The Guardia Civil has found a clandestine farm planted with protected fruit varieties in the municipality of Jumilla. The second stage of the operation Royalty, devised to locate plantations of fruit varieties whose reproduction and multiplication is subject to the payment of royalties to the patent holder, has resulted in the arrest of the holding's owner on suspicion of an offence against intellectual property laws.
The Nature Protection Service (SEPRONA) kicked off the second stage of the operation after detecting a farm in Jumilla where apricots of the Albasol variety (genus Prunus armeniaca), which are patented and registered, were allegedly being grown without permission.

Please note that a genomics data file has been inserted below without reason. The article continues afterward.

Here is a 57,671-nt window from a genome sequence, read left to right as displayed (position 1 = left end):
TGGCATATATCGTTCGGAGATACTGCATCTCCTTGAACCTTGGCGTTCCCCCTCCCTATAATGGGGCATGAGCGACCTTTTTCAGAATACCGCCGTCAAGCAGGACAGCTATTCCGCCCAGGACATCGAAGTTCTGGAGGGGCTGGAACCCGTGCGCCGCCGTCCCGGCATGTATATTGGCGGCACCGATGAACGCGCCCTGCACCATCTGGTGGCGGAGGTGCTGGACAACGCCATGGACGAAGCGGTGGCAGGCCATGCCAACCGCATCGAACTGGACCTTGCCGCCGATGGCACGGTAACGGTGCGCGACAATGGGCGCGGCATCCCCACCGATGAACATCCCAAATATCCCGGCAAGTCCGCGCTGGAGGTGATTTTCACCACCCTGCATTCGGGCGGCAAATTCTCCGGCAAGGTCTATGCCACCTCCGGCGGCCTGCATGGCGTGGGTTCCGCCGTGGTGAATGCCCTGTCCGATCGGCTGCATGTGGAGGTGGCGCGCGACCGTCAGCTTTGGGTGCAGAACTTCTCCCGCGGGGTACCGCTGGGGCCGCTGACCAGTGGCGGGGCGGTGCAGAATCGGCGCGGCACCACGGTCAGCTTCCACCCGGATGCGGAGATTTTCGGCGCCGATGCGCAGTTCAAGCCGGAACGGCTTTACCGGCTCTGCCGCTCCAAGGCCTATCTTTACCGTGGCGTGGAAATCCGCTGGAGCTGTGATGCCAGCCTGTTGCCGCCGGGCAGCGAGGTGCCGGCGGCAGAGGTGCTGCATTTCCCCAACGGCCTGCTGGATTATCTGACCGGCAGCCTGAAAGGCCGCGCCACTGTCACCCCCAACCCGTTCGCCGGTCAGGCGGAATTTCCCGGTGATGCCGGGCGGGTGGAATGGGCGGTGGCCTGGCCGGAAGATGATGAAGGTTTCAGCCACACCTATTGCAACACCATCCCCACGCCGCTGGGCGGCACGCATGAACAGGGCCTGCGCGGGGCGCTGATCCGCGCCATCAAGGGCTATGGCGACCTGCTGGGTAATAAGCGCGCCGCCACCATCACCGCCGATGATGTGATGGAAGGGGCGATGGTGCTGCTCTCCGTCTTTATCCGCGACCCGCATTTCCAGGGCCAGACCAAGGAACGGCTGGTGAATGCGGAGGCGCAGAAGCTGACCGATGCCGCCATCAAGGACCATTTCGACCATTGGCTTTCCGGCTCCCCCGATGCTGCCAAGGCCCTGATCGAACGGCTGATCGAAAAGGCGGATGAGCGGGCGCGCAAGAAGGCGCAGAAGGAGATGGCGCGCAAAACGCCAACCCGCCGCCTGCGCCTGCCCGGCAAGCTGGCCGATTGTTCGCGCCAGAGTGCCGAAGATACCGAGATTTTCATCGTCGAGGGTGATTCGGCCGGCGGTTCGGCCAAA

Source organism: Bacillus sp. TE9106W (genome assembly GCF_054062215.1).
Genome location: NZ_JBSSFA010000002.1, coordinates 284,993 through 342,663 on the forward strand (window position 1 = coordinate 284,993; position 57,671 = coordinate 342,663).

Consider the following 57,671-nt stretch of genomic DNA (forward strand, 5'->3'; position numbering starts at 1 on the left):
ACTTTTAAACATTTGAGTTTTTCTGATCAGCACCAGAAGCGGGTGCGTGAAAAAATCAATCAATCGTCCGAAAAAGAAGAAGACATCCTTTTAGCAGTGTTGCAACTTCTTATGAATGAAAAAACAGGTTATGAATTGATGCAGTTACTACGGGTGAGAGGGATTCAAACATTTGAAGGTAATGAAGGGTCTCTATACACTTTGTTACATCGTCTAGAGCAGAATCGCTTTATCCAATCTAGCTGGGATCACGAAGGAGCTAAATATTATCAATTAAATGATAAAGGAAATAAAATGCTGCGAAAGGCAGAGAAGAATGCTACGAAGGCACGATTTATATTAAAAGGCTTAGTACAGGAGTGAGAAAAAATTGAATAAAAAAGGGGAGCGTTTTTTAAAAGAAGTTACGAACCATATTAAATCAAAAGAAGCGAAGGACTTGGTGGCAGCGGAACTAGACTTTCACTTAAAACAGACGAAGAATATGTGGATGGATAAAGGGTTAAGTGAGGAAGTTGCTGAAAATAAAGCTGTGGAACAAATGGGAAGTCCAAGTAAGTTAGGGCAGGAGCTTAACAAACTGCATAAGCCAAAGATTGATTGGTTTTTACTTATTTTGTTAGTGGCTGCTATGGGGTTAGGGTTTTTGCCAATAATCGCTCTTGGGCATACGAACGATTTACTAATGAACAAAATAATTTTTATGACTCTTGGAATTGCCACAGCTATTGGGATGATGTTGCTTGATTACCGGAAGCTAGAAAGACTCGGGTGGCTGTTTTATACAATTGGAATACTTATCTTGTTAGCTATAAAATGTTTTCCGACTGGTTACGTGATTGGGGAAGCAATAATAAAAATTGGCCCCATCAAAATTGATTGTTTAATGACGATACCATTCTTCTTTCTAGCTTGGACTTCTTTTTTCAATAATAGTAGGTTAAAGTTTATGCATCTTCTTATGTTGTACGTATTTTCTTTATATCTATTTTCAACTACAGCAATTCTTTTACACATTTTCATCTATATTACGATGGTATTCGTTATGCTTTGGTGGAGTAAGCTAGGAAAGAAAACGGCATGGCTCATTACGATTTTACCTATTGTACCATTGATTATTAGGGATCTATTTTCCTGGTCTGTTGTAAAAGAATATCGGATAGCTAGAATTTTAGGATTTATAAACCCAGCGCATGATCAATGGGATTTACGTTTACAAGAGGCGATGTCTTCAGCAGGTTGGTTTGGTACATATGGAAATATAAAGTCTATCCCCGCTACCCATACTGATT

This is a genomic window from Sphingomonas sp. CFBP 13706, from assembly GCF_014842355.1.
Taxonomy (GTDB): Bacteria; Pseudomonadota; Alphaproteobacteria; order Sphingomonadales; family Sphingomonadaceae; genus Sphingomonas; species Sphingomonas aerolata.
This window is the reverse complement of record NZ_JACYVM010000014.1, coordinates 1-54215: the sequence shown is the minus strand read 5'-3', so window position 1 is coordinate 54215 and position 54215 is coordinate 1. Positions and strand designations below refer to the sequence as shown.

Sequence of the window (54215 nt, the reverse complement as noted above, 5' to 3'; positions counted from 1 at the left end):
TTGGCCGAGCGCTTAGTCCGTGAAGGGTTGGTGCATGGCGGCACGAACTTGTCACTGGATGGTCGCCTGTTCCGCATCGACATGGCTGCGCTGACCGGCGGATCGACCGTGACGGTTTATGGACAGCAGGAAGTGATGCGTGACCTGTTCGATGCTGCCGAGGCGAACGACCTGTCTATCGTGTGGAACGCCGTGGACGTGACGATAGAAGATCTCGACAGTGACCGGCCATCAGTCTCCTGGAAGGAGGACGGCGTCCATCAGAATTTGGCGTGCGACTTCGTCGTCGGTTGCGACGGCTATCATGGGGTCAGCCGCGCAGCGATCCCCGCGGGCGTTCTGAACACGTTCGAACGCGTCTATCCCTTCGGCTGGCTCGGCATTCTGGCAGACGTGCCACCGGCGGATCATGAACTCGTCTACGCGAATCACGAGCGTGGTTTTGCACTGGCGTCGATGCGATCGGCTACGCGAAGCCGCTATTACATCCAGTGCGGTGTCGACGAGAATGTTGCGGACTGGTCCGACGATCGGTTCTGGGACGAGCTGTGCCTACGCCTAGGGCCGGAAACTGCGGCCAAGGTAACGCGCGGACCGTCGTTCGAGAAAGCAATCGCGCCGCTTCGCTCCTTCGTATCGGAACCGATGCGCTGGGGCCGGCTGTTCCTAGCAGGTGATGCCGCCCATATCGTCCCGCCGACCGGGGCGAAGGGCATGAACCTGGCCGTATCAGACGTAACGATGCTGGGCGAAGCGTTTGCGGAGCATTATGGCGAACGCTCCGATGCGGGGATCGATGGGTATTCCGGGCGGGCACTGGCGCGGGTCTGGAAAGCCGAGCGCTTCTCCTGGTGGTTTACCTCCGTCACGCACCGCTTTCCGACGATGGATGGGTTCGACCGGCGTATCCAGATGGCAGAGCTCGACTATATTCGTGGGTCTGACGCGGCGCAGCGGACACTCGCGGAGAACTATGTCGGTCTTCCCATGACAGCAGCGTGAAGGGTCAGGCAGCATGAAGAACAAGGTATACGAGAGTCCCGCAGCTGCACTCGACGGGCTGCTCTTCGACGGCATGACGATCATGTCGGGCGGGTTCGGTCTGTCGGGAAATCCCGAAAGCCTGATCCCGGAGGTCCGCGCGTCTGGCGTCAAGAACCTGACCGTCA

Given the suspicions that the farm was carrying out the illegal cultivation and evading the payment of the fees, the Guardia Civil conducted sampling in order to determine the origin of the plant material investigated.
The analysis of samples allowed the researchers to confirm that the plant material used was protected under intellectual property regulations, and thus proceeded to the imputation of the holding's owner.
Earlier this year, the Seprona started the Operation Royalty; an investigation aimed at stopping the cultivation of protected fruit varieties. The first stage finished in April with the imputation of four people as alleged perpetrators of crimes against intellectual property laws, and with the seizure of 4,500 plants in Jumilla and Abarán.
The exploitation of protected plant varieties without permission from the owners is a crime which can be punished with between six months and two years in prison.